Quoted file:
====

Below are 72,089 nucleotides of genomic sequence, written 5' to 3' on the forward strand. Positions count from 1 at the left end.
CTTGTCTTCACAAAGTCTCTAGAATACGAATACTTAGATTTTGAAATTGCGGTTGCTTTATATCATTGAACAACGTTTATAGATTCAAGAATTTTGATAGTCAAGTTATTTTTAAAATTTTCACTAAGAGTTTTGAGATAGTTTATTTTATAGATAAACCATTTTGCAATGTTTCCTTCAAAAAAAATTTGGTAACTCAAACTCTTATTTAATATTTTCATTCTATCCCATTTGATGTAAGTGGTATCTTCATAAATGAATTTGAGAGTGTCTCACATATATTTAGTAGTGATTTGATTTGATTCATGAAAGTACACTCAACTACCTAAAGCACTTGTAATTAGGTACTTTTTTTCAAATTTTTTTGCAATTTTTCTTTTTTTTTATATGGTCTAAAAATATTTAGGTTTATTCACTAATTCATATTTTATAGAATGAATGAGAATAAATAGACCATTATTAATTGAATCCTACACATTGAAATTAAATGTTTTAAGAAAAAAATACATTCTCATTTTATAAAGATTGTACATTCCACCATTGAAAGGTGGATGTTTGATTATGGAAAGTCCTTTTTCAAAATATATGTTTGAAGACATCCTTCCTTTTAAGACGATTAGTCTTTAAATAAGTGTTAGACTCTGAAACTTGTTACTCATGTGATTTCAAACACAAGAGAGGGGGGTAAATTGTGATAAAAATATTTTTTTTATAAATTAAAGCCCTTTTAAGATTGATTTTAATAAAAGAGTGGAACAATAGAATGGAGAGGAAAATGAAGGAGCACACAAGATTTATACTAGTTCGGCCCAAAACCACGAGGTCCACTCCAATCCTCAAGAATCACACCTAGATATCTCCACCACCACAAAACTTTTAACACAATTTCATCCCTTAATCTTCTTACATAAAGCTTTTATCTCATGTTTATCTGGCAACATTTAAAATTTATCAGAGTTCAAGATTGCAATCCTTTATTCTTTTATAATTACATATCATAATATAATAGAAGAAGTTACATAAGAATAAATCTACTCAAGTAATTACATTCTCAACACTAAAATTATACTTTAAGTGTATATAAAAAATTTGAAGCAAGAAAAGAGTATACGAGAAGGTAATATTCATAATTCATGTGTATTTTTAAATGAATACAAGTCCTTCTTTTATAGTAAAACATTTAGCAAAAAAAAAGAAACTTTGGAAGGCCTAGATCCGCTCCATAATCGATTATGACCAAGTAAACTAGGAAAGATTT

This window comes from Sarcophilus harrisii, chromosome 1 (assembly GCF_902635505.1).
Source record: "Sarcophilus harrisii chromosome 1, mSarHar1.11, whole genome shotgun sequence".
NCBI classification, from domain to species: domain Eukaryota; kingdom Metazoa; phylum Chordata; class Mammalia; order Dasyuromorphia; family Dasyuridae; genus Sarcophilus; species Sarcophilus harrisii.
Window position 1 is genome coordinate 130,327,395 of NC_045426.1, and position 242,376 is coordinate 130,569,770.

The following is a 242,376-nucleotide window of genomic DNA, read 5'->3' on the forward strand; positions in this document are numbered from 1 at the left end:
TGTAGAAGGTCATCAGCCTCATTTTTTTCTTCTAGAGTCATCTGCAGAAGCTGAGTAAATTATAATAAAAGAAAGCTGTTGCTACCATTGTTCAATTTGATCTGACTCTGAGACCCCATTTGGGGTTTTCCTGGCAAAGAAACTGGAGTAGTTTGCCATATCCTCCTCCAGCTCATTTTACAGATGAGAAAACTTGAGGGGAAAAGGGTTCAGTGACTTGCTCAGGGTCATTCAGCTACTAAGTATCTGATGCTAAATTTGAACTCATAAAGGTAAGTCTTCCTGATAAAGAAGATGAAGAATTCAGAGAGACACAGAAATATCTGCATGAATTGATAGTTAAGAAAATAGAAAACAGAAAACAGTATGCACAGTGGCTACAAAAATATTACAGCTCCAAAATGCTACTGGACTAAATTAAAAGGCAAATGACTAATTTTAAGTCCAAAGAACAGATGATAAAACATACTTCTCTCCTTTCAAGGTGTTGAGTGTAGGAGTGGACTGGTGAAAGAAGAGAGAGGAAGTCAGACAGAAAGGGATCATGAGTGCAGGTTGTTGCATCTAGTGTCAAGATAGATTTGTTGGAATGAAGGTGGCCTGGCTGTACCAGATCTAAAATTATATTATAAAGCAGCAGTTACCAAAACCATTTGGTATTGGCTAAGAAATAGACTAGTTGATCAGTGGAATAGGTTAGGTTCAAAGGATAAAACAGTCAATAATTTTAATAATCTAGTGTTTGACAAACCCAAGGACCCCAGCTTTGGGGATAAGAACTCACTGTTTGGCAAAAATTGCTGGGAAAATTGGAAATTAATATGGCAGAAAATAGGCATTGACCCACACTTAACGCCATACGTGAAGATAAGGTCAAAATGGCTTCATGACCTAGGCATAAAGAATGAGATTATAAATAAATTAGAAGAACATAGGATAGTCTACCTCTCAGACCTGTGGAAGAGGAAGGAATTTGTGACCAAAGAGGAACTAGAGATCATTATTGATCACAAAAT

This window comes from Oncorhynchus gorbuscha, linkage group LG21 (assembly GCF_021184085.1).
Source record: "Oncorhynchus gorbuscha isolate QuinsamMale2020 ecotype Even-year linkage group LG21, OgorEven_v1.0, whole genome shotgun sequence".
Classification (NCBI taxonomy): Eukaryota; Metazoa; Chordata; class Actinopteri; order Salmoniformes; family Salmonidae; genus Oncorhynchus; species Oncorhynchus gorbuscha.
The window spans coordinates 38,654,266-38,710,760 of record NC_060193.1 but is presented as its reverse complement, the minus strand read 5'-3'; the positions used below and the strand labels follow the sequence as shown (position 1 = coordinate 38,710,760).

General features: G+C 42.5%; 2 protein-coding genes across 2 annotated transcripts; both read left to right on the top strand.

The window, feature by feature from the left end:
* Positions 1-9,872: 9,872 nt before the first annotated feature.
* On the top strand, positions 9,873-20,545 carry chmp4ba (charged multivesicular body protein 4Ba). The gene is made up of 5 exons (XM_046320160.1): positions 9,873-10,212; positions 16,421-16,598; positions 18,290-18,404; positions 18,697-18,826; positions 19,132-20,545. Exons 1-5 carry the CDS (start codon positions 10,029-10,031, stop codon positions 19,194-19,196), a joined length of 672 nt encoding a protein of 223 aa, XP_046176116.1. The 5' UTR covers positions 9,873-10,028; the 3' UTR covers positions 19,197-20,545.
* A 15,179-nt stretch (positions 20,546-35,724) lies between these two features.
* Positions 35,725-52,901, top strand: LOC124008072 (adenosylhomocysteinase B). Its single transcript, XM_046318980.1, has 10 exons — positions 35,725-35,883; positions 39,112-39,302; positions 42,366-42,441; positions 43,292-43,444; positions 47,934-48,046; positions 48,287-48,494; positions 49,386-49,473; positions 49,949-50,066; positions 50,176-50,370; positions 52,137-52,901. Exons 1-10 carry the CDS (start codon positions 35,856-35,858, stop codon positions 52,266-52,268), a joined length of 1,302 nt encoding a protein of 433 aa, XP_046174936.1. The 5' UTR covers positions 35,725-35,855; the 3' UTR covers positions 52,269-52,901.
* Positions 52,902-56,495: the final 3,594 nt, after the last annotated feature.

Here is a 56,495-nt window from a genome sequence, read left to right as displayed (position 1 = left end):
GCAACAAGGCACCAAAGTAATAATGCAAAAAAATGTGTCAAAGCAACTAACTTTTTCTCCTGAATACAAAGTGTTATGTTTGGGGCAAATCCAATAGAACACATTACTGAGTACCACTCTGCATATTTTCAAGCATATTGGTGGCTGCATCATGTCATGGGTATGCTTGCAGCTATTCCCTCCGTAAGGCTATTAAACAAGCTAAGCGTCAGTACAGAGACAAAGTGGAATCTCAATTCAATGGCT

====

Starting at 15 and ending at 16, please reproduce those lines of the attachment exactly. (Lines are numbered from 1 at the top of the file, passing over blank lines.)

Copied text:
* Positions 1-9,872: 9,872 nt before the first annotated feature.
* On the top strand, positions 9,873-20,545 carry chmp4ba (charged multivesicular body protein 4Ba). The gene is made up of 5 exons (XM_046320160.1): positions 9,873-10,212; positions 16,421-16,598; positions 18,290-18,404; positions 18,697-18,826; positions 19,132-20,545. Exons 1-5 carry the CDS (start codon positions 10,029-10,031, stop codon positions 19,194-19,196), a joined length of 672 nt encoding a protein of 223 aa, XP_046176116.1. The 5' UTR covers positions 9,873-10,028; the 3' UTR covers positions 19,197-20,545.